Australian shares closed at their highest point in nearly 12 years on Wednesday as investors cheered signs of progress in the trade talks between the United States and China.
The S&P/ASX 200 index rose 0.8%, or 52.10 points, to close at 6,776.70. The benchmark gained 0.5% on Tuesday.
Many markets rose after Bloomberg on Tuesday reported that senior US officials will head to Shanghai next week to conduct face-to-face talks with their Chinese counterparts.
White House economic adviser Larry Kudlow called the renewed negotiations a “good sign".
Financials rose 1.3% to their best close since August 2018, with the “Big Four" banks gaining between 0.8% and 1.7%.
Commonwealth Bank of Australia advanced 1% and National Australia Bank added 1.7%.
Investors have also been scooping up bank stocks in recent days on expectations of monetary policy easing by month's end by the world's major central banks, the US Federal Reserve and the European Central Bank.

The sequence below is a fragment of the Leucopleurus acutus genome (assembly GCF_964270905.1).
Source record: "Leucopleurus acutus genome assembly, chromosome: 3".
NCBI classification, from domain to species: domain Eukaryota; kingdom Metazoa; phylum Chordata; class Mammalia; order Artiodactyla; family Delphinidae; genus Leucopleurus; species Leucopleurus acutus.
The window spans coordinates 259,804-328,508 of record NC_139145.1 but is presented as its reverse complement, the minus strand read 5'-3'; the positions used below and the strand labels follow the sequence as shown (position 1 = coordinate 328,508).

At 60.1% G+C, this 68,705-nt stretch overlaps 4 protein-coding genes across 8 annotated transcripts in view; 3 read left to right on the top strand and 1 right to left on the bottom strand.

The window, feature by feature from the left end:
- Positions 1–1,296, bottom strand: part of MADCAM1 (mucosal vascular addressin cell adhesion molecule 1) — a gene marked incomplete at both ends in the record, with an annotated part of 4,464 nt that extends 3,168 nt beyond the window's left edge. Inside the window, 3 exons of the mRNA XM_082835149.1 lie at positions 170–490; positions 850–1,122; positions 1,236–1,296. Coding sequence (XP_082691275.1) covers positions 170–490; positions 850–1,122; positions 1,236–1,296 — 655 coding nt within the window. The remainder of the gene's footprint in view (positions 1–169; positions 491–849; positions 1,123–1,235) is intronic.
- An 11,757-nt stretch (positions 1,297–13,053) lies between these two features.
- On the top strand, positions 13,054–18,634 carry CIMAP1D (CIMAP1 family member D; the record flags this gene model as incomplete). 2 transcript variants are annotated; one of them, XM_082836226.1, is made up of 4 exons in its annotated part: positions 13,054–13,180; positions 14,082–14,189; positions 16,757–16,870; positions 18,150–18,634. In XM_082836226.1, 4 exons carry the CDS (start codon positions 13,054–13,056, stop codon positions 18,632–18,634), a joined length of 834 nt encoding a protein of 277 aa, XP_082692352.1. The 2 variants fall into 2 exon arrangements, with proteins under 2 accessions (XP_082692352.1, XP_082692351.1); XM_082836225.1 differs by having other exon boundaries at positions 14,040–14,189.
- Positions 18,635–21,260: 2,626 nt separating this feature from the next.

The Australian dollar fell on Wednesday as Westpac brought forward the timing of its forecast for the next Reserve Bank of Australia rate cut to October from November, citing unemployment and inflation pressures.
“Weakness in the Aussie dollar has also helped lift most sectors across the board today," said Damian Rooney, director of equity sales at Argonaut.
Oil prices extended gains on Wednesday as rising tensions Middle East tensions fuelled concerns about supply disruptions, elevating energy stocks.
Woodside Petroleum Ltd and Oil Search both rose 0.7%.
The metals and mining sector dropped 0.8% as iron ore prices fell up to its weakest in more than two weeks.
Mining behemoths BHP Group and Rio Tinto declined 0.6% and 2.2%, respectively, while Fortescue Metals Group fell 0.6%.
Gold miner Regis Resources slumped 11.8% and was the biggest loser on the benchmark index.
New Zealand's S&P/NZX 50 index closed down 0.5%, or 54.71 points, to 10,812.54. The benchmark had hit a record high on Tuesday.
Retirement village operator Ryman Healthcare and a2 Milk Co were the worst performers on the index, falling 2.8% and 2.5%, respectively.